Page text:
In the latter part of that year, he commanded Chong Do Kwan (Gym of the Blue Wave), the largest civilian gym in Korea; Choi was also promoted to major general.

Technically, 1955 signaled the beginning of Taekwon-Do as a formally recognized art in Korea. During that year, a special board was formed which included leading master instructors, historians, and prominent leaders of society. A number of names for the new martial art were submitted. On the 11th of April, the board summoned by Gen. Choi, decided on the name of Taekwon-Do which had been submitted by him. This single unified name of Taekwon-Do replaced the different and confusing terms; Dang Soo, Gong Soo, Taek Kyon, Kwon Bup, etc.

In 1959, Taekwon-Do spread beyond its national boundaries. The father of Taekwon-Do and nineteen of his top black belt holders toured the Far East. The tour was a major success, astounding all spectators with the excellence of the Taekwon-Do techniques. Many of these black belt holders such as Nam Tae Hi, President of the Asia Taekwon-Do Federation; Colonel Ko Jae Chun, the 5th Chief of Taekwon-Do instructors in Vietnam; Colonel Baek Joon Gi, the 2nd Chief instructor in Vietnam; Brigadier Gen. Woo Jong Lim; Mr. Han Cha Kyo, the Head Instructor in Singapore and Mr. Cha Soo Young, presently an international instructor in Washington D.C. eventually went on to spread the art to the world.

In this year, Choi was elevated to two illustrious posts; President of his newly formed Korea Taekwon-Do Association and deputy commander of the 2nd Army in Tae Gu.

The Korean Ambassador to Vietnam, General Choi Duk Shin was instrumental in helping to promote Taekwon-Do in this nation locked in a death struggle with the communists. That same year General Choi Hong Hi published his first Korean text on Taekwon-Do which became the model for the 1965 edition.

In the year of 1960, the General attended the Modern Weapons Familiarization Course in Texas followed by a visit to Jhoon Rhees Karate Club in San Antonio, where Choi convinced the students to use the name Taekwon-Do instead of Karate. Thus Jhoon Rhee is known as the first Taekwon-Do instructor in America.

This marked the beginning of Taekwon-Do in the United States of America.

Choi returned to Korea as the Director of Intelligence of the Korean Army. Later that same year, he assumed command of the Combat Armed Command with direction of the infantry, artillery, armored, signal and aviation schools.

The Year 1961, incidentally, was the year of maturation for both Choi’s military career and Taekwon-Do, with the command of the largest training centers in Korea and the newly assigned command of the 6th Army Corps.

That year, he supported the military coup d’état, but suffered a setback when General Park Chung-Hee emerged as the new president. In the late 1940s, Park had received a death sentence, later rescinded, from a military panel that had included Choi, who was thus forced to retire from the military following the coup.

Taekwon-Do spread like wildfire, not only to the Korean civilian and military population but to the U.S. soldiers of the 7th Infantry Division which was under his operational control. Through his students, Taekwon-Do was even introduced to the greatest military academy in the world. West Point, In the same year, he also made Taekwon-Do a compulsory subject for the entire armed and police forces in south Korea.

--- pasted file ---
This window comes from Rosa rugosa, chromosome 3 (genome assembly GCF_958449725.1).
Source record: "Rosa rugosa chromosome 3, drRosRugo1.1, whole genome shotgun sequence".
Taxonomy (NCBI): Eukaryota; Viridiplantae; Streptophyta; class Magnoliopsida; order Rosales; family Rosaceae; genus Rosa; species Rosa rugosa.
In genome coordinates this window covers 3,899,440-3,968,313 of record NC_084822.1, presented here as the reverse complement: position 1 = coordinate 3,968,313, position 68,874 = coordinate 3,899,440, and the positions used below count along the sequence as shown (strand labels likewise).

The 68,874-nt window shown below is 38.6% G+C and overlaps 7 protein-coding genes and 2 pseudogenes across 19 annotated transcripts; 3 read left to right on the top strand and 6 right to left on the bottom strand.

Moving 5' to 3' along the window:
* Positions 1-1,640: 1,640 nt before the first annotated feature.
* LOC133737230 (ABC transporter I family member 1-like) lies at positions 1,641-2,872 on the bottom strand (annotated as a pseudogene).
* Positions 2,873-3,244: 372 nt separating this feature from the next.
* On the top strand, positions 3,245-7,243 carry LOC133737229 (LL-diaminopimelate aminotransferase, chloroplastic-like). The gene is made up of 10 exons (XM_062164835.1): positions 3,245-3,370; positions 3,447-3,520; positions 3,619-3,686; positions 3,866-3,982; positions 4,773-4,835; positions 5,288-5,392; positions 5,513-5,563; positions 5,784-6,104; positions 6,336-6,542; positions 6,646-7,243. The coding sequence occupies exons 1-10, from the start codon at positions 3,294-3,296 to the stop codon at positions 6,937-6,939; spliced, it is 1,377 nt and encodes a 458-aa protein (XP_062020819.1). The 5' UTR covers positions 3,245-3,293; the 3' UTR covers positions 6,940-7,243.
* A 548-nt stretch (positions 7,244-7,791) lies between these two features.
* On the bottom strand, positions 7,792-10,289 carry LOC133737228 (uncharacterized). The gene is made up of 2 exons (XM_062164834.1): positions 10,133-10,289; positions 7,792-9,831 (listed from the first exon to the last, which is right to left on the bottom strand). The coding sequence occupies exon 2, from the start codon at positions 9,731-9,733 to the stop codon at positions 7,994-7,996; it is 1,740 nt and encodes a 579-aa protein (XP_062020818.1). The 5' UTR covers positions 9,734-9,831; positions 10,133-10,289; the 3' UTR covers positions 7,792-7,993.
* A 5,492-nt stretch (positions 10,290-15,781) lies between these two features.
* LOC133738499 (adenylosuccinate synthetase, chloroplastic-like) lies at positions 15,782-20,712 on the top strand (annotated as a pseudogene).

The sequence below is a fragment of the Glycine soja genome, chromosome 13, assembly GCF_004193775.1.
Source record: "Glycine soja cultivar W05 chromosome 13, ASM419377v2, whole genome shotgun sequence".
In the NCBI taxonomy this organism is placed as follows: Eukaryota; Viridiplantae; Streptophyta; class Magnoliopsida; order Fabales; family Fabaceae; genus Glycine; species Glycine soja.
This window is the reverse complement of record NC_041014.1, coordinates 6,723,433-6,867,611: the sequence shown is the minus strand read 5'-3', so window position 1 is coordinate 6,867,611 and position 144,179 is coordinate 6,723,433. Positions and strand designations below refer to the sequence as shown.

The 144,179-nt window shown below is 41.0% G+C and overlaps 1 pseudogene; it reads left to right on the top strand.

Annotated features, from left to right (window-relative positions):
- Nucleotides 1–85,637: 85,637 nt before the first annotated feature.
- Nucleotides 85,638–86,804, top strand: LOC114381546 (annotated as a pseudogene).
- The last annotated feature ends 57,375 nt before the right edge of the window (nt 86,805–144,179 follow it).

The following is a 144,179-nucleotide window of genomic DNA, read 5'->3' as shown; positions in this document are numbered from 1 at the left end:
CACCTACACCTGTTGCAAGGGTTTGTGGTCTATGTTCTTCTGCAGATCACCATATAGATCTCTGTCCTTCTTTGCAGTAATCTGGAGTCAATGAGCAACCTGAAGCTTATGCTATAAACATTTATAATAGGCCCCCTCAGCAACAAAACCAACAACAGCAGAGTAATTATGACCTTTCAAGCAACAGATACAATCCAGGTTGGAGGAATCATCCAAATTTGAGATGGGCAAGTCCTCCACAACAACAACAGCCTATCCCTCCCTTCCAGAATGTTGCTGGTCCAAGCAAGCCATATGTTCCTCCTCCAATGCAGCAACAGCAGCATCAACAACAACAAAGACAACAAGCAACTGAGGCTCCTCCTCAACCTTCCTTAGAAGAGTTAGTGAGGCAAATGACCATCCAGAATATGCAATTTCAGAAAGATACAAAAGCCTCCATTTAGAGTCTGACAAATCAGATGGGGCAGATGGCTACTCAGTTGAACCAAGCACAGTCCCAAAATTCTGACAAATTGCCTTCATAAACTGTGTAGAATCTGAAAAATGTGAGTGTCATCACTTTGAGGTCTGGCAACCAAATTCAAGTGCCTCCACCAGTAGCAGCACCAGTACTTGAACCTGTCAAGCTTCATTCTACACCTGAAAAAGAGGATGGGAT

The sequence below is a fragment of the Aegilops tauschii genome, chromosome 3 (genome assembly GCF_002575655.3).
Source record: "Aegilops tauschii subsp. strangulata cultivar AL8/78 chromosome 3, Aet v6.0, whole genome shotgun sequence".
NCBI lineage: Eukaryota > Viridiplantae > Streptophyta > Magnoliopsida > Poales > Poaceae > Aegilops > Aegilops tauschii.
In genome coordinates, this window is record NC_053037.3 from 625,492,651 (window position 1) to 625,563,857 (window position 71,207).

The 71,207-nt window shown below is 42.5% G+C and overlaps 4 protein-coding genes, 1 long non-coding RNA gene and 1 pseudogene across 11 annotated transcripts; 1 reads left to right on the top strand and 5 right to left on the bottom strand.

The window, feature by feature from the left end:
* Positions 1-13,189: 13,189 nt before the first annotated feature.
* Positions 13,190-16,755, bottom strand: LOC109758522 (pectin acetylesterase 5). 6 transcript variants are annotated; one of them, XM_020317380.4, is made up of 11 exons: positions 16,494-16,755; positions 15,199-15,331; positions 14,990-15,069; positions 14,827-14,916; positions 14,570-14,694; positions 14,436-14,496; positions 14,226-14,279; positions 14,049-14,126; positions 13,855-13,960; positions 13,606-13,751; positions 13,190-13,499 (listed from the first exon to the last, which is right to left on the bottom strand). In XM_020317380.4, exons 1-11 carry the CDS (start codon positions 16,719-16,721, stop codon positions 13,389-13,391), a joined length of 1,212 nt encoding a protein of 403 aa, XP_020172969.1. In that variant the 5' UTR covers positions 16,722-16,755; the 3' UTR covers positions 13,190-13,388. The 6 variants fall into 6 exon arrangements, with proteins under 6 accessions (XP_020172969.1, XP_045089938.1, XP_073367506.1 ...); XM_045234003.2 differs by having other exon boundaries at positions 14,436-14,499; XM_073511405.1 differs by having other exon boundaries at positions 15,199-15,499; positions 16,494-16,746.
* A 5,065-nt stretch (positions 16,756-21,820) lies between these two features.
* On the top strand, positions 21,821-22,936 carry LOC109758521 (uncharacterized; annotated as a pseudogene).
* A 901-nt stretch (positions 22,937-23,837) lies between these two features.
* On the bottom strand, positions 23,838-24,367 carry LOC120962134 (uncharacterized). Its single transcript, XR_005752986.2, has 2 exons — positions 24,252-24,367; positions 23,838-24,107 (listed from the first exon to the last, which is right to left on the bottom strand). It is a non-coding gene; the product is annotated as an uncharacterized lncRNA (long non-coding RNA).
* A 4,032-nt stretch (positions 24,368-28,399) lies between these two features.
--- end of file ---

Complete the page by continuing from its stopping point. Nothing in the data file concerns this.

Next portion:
1962, Choi was appointed as Ambassador to Malaysia, where, as a dedicated missionary of Taekwon-Do, the art was spread. In 1963, the Taekwon-Do Association of Malaysia was formed and reached national acceptance when the art was demonstrated at the Merdeka Stadium at the request of the Prime Minister, Tunku Abdul Rhaman.

The same year, two important milestones took place; the famous demonstration at the United Nations building in New York, and the introduction of Taekwon-Do to the Armed Forces of Vietnam under Major Nam Tae Hi, In February of the following year, a Taekwon-Do Association was formed in Singapore, and the groundwork was laid for forming associations in the outer reaches of Brunei.

Ambassador Choi made a trip to Vietnam with the sole purpose of teaching the advanced Taekwon-Do patterns that he perfected after years of research to the instructors group headed by Lt. Col. Park Joon Gi, in person. This was indeed a new era for Taekwon-Do in that he was able to draw a clear line between Taekwon-Do and Karate by completely eliminating the remaining vestige of Karate.

Late this year, he was re-elected to be the President of the Korea Taekwon-Do Association upon returning home, which gave him a chance to purify the Taekwon-Do society by cleaning up the political circles within its organization.

In 1965 Ambassador Choi, retired two star general, was appointed by the Government of the Republic of Korea to lead a goodwill mission to West Germany, Italy, Turkey, United-Arab Republic, Malaysia, and Singapore. This trip is significant in that the Ambassador, for the first time in Korean history, declared Taekwon-Do as the national martial art of Korea.

This was the basis not only for establishing Taekwon-Do Associations in these countries but also the formation of the International Taekwon-Do Federation as it is known today. In 1966, the dream of the sickly young student of calligraphy, who rose to Ambassador and the Association President of the most respected martial art in the world came true. On the 22nd of March, the International Taekwon-Do Federation was formed with associations in Vietnam, Malaysia, Singapore, West Germany, the United States, Turkey, Italy, Arab Republic of Egypt and Korea.

In 1967, the father of Taekwon-Do received the first Class Distinguished Service medal from the Government of Vietnam and he helped to form the Korea-Vietnam Taekwon-Do Foundation, presided by Gen. Tran van Dong. That same year the Hong Kong Taekwon-Do Association was formed. In August, Choi visited the All American Taekwon-Do tournament held in Chicago, Illinois, where he discussed expansion, unification, and the policy of the United States Taekwon-Do Association with leading instructors. This visit led to the formal establishment of the U.S. Taekwon-Do Association in Washington, D.C. on November 26th, 1967.